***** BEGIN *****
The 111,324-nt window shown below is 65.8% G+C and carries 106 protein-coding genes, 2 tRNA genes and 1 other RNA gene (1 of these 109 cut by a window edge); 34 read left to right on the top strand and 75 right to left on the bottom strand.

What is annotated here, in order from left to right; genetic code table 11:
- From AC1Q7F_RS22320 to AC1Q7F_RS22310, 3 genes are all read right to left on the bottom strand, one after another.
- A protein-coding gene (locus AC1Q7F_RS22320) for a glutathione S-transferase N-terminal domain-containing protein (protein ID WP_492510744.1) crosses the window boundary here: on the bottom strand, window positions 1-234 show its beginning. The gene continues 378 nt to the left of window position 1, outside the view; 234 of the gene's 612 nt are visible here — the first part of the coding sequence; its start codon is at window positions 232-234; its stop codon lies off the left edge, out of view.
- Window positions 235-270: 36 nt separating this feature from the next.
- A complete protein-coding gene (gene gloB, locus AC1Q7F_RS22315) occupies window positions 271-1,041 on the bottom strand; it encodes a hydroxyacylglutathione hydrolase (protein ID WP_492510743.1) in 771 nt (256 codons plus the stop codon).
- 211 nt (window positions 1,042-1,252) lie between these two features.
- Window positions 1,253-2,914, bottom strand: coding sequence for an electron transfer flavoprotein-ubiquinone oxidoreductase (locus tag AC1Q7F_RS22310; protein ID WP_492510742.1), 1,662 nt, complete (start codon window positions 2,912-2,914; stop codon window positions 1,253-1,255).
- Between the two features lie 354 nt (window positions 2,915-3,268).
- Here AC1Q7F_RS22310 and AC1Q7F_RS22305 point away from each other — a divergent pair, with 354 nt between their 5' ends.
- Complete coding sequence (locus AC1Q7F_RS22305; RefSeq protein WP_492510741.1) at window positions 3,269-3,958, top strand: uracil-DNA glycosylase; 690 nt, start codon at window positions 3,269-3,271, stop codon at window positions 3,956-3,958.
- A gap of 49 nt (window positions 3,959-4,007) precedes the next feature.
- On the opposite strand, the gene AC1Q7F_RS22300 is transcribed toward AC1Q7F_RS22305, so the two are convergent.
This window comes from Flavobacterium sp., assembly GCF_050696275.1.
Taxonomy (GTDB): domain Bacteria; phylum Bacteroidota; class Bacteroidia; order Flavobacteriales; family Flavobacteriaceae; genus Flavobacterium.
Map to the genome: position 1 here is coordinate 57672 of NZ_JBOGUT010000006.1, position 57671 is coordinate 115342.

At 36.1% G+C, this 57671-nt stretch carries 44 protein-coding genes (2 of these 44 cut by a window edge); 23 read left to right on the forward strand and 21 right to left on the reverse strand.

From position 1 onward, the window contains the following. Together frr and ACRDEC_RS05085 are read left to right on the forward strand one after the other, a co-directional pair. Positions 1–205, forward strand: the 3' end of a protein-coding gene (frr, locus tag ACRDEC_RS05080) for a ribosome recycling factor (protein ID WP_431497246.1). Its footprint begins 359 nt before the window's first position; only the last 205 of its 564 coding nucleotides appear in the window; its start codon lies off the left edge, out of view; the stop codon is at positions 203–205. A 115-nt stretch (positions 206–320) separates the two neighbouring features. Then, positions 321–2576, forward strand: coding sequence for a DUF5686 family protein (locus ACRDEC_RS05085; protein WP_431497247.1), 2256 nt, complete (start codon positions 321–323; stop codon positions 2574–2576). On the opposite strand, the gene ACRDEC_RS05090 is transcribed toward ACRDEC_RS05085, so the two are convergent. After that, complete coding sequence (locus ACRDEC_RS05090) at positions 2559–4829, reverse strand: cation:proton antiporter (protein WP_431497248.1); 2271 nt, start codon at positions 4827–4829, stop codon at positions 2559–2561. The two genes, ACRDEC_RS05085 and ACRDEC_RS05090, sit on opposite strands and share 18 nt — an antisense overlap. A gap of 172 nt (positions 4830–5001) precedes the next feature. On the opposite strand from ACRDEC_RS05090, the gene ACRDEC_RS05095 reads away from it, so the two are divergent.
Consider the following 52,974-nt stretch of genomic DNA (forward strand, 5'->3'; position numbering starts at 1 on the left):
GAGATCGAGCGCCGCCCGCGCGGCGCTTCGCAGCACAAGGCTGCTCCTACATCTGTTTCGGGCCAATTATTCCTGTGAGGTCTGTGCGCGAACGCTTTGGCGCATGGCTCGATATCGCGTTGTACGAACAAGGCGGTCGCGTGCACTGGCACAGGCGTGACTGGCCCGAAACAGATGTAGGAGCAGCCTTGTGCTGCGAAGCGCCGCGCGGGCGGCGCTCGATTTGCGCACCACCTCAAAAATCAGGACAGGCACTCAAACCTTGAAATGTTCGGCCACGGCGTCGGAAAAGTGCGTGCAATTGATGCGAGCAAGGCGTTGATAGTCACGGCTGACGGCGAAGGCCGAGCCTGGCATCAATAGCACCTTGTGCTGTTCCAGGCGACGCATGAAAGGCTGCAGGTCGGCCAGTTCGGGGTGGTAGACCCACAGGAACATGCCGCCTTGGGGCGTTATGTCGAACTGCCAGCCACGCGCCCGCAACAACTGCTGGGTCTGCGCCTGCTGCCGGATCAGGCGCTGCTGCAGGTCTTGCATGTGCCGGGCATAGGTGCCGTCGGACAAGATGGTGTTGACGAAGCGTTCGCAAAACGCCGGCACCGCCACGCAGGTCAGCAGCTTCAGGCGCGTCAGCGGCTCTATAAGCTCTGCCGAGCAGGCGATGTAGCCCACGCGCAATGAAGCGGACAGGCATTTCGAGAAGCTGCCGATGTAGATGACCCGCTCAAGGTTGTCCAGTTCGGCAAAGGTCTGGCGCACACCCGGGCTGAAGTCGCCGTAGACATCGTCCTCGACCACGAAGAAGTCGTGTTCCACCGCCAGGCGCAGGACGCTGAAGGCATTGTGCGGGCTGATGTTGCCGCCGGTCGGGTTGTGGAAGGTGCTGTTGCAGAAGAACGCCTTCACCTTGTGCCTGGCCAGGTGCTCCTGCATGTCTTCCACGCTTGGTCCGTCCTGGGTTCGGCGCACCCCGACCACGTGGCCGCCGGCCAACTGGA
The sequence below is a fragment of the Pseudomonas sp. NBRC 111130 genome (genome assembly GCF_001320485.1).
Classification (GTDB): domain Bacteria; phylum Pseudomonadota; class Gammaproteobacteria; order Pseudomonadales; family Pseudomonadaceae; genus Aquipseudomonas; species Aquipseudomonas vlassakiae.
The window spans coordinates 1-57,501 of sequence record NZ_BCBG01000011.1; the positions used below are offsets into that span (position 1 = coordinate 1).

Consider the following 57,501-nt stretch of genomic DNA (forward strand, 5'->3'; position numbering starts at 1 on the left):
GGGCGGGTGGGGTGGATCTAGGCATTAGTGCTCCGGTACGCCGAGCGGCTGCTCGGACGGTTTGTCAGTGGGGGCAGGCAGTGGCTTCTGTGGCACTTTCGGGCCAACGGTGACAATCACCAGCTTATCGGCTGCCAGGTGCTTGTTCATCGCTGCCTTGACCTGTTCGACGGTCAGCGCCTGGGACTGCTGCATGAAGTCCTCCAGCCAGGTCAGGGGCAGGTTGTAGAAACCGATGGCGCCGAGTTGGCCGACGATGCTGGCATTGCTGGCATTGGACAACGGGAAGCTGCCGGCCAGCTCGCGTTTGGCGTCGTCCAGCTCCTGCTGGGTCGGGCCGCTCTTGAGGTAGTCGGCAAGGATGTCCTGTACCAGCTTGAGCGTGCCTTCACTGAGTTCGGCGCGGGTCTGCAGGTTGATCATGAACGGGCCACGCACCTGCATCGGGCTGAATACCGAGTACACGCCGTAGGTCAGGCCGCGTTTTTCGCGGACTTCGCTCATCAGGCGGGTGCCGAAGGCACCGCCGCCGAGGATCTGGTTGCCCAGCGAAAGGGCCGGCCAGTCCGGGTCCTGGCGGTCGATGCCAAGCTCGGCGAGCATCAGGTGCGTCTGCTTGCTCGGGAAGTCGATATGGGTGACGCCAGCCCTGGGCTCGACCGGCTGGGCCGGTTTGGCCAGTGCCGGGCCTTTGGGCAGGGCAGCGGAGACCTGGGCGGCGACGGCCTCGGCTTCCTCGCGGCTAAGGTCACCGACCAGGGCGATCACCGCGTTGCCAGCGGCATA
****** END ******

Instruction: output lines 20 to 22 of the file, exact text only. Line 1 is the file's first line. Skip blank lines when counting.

GAGATCGAGCGCCGCCCGCGCGGCGCTTCGCAGCACAAGGCTGCTCCTACATCTGTTTCGGGCCAATTATTCCTGTGAGGTCTGTGCGCGAACGCTTTGGCGCATGGCTCGATATCGCGTTGTACGAACAAGGCGGTCGCGTGCACTGGCACAGGCGTGACTGGCCCGAAACAGATGTAGGAGCAGCCTTGTGCTGCGAAGCGCCGCGCGGGCGGCGCTCGATTTGCGCACCACCTCAAAAATCAGGACAGGCACTCAAACCTTGAAATGTTCGGCCACGGCGTCGGAAAAGTGCGTGCAATTGATGCGAGCAAGGCGTTGATAGTCACGGCTGACGGCGAAGGCCGAGCCTGGCATCAATAGCACCTTGTGCTGTTCCAGGCGACGCATGAAAGGCTGCAGGTCGGCCAGTTCGGGGTGGTAGACCCACAGGAACATGCCGCCTTGGGGCGTTATGTCGAACTGCCAGCCACGCGCCCGCAACAACTGCTGGGTCTGCGCCTGCTGCCGGATCAGGCGCTGCTGCAGGTCTTGCATGTGCCGGGCATAGGTGCCGTCGGACAAGATGGTGTTGACGAAGCGTTCGCAAAACGCCGGCACCGCCACGCAGGTCAGCAGCTTCAGGCGCGTCAGCGGCTCTATAAGCTCTGCCGAGCAGGCGATGTAGCCCACGCGCAATGAAGCGGACAGGCATTTCGAGAAGCTGCCGATGTAGATGACCCGCTCAAGGTTGTCCAGTTCGGCAAAGGTCTGGCGCACACCCGGGCTGAAGTCGCCGTAGACATCGTCCTCGACCACGAAGAAGTCGTGTTCCACCGCCAGGCGCAGGACGCTGAAGGCATTGTGCGGGCTGATGTTGCCGCCGGTCGGGTTGTGGAAGGTGCTGTTGCAGAAGAACGCCTTCACCTTGTGCCTGGCCAGGTGCTCCTGCATGTCTTCCACGCTTGGTCCGTCCTGGGTTCGGCGCACCCCGACCACGTGGCCGCCGGCCAACTGGA
The sequence below is a fragment of the Pseudomonas sp. NBRC 111130 genome (genome assembly GCF_001320485.1).
Classification (GTDB): domain Bacteria; phylum Pseudomonadota; class Gammaproteobacteria; order Pseudomonadales; family Pseudomonadaceae; genus Aquipseudomonas; species Aquipseudomonas vlassakiae.